M. E. Swisher2
Direct marketing refers to selling that is based on a personal, one-to-one relationship that ties farmers and consumers together. Many times this relationship is face-to-face, like at farmers' markets. Other times, the consumer and farmer may not actually meet, for example, for Internet sales.
The goal of traditional marketing is to sell a commodity. Direct marketing focuses on marketing product differences. This mindset shift to direct from traditional marketing is the fundamental difference between these marketing strategies. Commodity products are treated as if there is no difference between them: all No. 1 watermelons are the same. Because there is not much product differentiation, commodity items are sold on a price basis.
On the other hand, instead of ignoring product differences, direct marketing relies on differentiation. The idea is that neither products nor consumers are identical; products vary with consumers' unique tastes and preferences. Farmers who are successful at direct marketing profit from these differences (niches), rather than compete solely on price.
Competing solely on price is rarely feasible for small scale farmers. Farmers who accept the lowest price for their products must have the lowest costs. Larger farms can almost always produce high volume, uniform products more cheaply than smaller farms.
While small farmers cannot effectively compete with large scale operations on price, their businesses are uniquely positioned to compete on other, non-price factors. Competing on non-price factors means that farmers must offer their customers something they want but cannot buy at the grocery store, or anywhere else. Differences can include convenience, flavor, variety, and novelty.
Convenience: Ready-to-eat salad mix is an example of products that are more convenient for consumers and could be direct marketed by small-scale producers effectively. Selling produce or meat with recipes and serving suggestions is another way that farmers can make their products more convenient than what is sold at the grocery store.
Flavor: Consumers often list taste and freshness as the top reasons for buying directly from farmers. Producers who get their products to consumers the same day they are harvested will always win on this issue. Also, small scale producers can pay more attention to detail, which often results in a more flavorful product.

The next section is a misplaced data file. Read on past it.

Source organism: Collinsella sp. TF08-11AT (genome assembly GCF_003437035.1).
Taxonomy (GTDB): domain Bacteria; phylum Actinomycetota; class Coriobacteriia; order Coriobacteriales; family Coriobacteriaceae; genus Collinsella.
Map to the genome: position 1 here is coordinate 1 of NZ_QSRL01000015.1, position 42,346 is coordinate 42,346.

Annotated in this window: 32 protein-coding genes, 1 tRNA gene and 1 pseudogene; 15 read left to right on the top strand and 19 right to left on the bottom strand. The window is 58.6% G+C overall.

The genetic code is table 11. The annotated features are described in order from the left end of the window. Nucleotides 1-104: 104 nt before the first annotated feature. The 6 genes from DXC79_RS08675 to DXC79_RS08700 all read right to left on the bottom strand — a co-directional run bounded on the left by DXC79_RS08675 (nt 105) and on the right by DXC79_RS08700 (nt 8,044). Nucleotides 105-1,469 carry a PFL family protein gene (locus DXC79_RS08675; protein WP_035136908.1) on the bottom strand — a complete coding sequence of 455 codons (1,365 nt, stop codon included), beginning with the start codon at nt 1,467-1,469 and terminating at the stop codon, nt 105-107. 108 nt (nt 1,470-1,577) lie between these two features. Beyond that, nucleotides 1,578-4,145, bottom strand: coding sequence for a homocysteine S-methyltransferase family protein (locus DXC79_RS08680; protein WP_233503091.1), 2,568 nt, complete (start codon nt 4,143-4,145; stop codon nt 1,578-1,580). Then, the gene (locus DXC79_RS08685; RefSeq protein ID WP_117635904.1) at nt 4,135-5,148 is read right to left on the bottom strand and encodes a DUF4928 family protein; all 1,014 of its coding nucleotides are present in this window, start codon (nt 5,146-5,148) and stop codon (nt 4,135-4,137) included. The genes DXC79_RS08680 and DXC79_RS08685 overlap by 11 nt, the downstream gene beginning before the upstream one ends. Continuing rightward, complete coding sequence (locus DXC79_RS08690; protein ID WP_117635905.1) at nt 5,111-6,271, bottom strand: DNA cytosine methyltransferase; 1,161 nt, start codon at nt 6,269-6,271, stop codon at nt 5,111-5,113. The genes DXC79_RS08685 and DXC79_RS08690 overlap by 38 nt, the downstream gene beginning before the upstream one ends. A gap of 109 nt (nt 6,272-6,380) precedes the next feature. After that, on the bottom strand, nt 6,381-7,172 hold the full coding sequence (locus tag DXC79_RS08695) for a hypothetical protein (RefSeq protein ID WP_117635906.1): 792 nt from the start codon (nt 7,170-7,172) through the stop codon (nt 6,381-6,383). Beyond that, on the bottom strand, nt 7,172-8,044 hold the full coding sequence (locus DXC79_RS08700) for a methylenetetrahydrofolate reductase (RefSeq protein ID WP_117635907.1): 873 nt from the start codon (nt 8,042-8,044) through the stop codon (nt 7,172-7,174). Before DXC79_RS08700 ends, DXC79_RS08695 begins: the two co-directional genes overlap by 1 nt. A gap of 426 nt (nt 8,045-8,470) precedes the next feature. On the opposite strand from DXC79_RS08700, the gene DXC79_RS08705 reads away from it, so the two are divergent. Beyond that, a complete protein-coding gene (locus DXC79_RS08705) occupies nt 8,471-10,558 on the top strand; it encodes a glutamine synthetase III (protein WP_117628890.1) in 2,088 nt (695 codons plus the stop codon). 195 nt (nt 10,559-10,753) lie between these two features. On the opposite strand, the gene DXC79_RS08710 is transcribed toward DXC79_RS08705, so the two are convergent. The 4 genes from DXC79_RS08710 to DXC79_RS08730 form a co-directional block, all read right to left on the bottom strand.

Variety: Small farmers can produce 20 different varieties of tomatoes, or grow a multitude of vegetables, flowers, and raise livestock. Small farms can diversify in a way that larger farms do not, and offer their consumers a wide variety of products.
Novelty: This ties into the variety and specialty issues. Farmers who are tuned into their customers' preferences are prepared to respond to those preferences with their products.
Specialty Products: Labeling can distinguish your unique products from the generic. "Eco-labels" are a good example of this: locally grown, certified organic, grass-fed, or free-range. When consumers purchase products with these labels, they are expressing preferences; they are "voting with their dollars."
There are a variety of ways that small scale farmers reach their customers with direct marketing. Some may be more suited to your farm and products than others. For many farmers, a combination of several marketing outlets is effective. Specific examples of direct marketing strategies include:
Chefs and restaurants
Internet or mail order
Community Supported Agriculture (CSA) or Subscription
The following lists highlight some of the advantages as well as the challenges of eight of these direct marketing strategies.
No harvest costs
No transportation costs
Crop/Product mix is not critical
Location is critical
Intrusion on family life
Parking and staffing
Limited growth potential and product value
No one on your farm can re-sell products you do not raise
Long potential season, depending on the crop mix
Usually limited transportation and packaging
Location is critical
Appearance, upkeep of the stand
Staffing—long business hours
Parking and traffic
No one on your farm
Product mix can be supplied by other vendors
Requires farmer to be good salesperson
Can be time intensive
Packaging and presentation are important
Distance to market
Market season and days may not fit your needs
Competition among vendors
Reduced physical infrastructure needs
No one on your farm
Very flexible hours (weekends and evening are fine!)
Growth is virtually unlimited
Management of website
Freshness advantage may be lost – not appropriate for extremely perishable items
Payment mechanism and security of transactions
Packaging is critical
Shipping cost and reliability
Up-front payments help with cash flow
Income does not depend on the weather (farmers market) or crop prices (retail)
Acts as an "insurance policy" in case of crop failure in the case of CSAs